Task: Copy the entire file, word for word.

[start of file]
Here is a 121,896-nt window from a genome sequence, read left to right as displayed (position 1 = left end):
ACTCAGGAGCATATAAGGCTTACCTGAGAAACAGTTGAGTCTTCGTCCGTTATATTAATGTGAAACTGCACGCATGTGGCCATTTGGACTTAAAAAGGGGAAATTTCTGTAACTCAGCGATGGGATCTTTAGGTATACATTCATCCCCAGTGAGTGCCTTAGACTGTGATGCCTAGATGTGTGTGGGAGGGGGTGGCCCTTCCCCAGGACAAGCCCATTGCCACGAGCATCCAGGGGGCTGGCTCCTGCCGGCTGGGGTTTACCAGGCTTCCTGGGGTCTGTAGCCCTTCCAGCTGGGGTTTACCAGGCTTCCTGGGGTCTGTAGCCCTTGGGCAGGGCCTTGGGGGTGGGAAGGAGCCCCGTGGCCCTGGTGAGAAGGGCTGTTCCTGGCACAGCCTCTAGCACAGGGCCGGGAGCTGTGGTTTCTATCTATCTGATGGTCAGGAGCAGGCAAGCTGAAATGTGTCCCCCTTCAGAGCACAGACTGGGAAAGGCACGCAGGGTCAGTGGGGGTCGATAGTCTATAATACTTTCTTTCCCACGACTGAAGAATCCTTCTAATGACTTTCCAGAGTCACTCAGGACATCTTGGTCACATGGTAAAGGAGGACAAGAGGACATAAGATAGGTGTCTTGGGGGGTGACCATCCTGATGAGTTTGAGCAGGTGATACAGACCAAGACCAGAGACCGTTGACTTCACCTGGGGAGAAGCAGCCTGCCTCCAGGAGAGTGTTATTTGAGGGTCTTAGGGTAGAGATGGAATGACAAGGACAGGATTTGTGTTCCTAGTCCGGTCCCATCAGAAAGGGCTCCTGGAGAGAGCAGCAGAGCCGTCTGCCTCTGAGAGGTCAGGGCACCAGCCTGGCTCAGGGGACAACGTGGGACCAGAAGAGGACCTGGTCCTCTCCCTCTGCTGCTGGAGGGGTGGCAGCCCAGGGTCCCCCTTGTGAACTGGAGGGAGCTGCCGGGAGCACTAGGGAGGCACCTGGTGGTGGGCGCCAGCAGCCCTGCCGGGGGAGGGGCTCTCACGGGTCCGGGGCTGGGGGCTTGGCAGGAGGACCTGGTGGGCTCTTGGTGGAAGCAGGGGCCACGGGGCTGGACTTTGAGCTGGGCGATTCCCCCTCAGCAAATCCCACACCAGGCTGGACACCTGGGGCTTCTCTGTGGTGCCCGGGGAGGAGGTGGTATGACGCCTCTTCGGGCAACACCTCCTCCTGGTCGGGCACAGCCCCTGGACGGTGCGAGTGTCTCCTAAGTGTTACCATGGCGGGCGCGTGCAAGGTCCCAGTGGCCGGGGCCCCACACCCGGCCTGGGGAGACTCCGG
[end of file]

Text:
Here is a 121,896-nt window from a genome sequence, read left to right as displayed (position 1 = left end):
ACTCAGGAGCATATAAGGCTTACCTGAGAAACAGTTGAGTCTTCGTCCGTTATATTAATGTGAAACTGCACGCATGTGGCCATTTGGACTTAAAAAGGGGAAATTTCTGTAACTCAGCGATGGGATCTTTAGGTATACATTCATCCCCAGTGAGTGCCTTAGACTGTGATGCCTAGATGTGTGTGGGAGGGGGTGGCCCTTCCCCAGGACAAGCCCATTGCCACGAGCATCCAGGGGGCTGGCTCCTGCCGGCTGGGGTTTACCAGGCTTCCTGGGGTCTGTAGCCCTTCCAGCTGGGGTTTACCAGGCTTCCTGGGGTCTGTAGCCCTTGGGCAGGGCCTTGGGGGTGGGAAGGAGCCCCGTGGCCCTGGTGAGAAGGGCTGTTCCTGGCACAGCCTCTAGCACAGGGCCGGGAGCTGTGGTTTCTATCTATCTGATGGTCAGGAGCAGGCAAGCTGAAATGTGTCCCCCTTCAGAGCACAGACTGGGAAAGGCACGCAGGGTCAGTGGGGGTCGATAGTCTATAATACTTTCTTTCCCACGACTGAAGAATCCTTCTAATGACTTTCCAGAGTCACTCAGGACATCTTGGTCACATGGTAAAGGAGGACAAGAGGACATAAGATAGGTGTCTTGGGGGGTGACCATCCTGATGAGTTTGAGCAGGTGATACAGACCAAGACCAGAGACCGTTGACTTCACCTGGGGAGAAGCAGCCTGCCTCCAGGAGAGTGTTATTTGAGGGTCTTAGGGTAGAGATGGAATGACAAGGACAGGATTTGTGTTCCTAGTCCGGTCCCATCAGAAAGGGCTCCTGGAGAGAGCAGCAGAGCCGTCTGCCTCTGAGAGGTCAGGGCACCAGCCTGGCTCAGGGGACAACGTGGGACCAGAAGAGGACCTGGTCCTCTCCCTCTGCTGCTGGAGGGGTGGCAGCCCAGGGTCCCCCTTGTGAACTGGAGGGAGCTGCCGGGAGCACTAGGGAGGCACCTGGTGGTGGGCGCCAGCAGCCCTGCCGGGGGAGGGGCTCTCACGGGTCCGGGGCTGGGGGCTTGGCAGGAGGACCTGGTGGGCTCTTGGTGGAAGCAGGGGCCACGGGGCTGGACTTTGAGCTGGGCGATTCCCCCTCAGCAAATCCCACACCAGGCTGGACACCTGGGGCTTCTCTGTGGTGCCCGGGGAGGAGGTGGTATGACGCCTCTTCGGGCAACACCTCCTCCTGGTCGGGCACAGCCCCTGGACGGTGCGAGTGTCTCCTAAGTGTTACCATGGCGGGCGCGTGCAAGGTCCCAGTGGCCGGGGCCCCACACCCGGCCTGGGGAGACTCCGG